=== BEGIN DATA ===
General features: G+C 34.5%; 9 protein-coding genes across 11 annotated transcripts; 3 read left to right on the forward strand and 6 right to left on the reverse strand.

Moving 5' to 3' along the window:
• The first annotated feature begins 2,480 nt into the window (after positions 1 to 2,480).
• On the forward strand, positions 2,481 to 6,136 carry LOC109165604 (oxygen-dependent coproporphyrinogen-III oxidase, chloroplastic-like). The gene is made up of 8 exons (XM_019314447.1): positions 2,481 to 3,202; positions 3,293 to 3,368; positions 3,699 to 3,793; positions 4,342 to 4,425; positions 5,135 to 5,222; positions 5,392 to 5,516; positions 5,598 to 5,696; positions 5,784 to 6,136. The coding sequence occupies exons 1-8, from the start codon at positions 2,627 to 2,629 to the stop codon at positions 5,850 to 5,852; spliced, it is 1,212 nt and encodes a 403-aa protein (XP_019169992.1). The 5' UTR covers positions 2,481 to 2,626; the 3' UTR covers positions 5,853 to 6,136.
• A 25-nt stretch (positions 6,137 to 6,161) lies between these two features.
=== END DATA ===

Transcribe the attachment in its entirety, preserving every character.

General features: G+C 34.5%; 9 protein-coding genes across 11 annotated transcripts; 3 read left to right on the forward strand and 6 right to left on the reverse strand.

Moving 5' to 3' along the window:
• The first annotated feature begins 2,480 nt into the window (after positions 1 to 2,480).
• On the forward strand, positions 2,481 to 6,136 carry LOC109165604 (oxygen-dependent coproporphyrinogen-III oxidase, chloroplastic-like). The gene is made up of 8 exons (XM_019314447.1): positions 2,481 to 3,202; positions 3,293 to 3,368; positions 3,699 to 3,793; positions 4,342 to 4,425; positions 5,135 to 5,222; positions 5,392 to 5,516; positions 5,598 to 5,696; positions 5,784 to 6,136. The coding sequence occupies exons 1-8, from the start codon at positions 2,627 to 2,629 to the stop codon at positions 5,850 to 5,852; spliced, it is 1,212 nt and encodes a 403-aa protein (XP_019169992.1). The 5' UTR covers positions 2,481 to 2,626; the 3' UTR covers positions 5,853 to 6,136.
• A 25-nt stretch (positions 6,137 to 6,161) lies between these two features.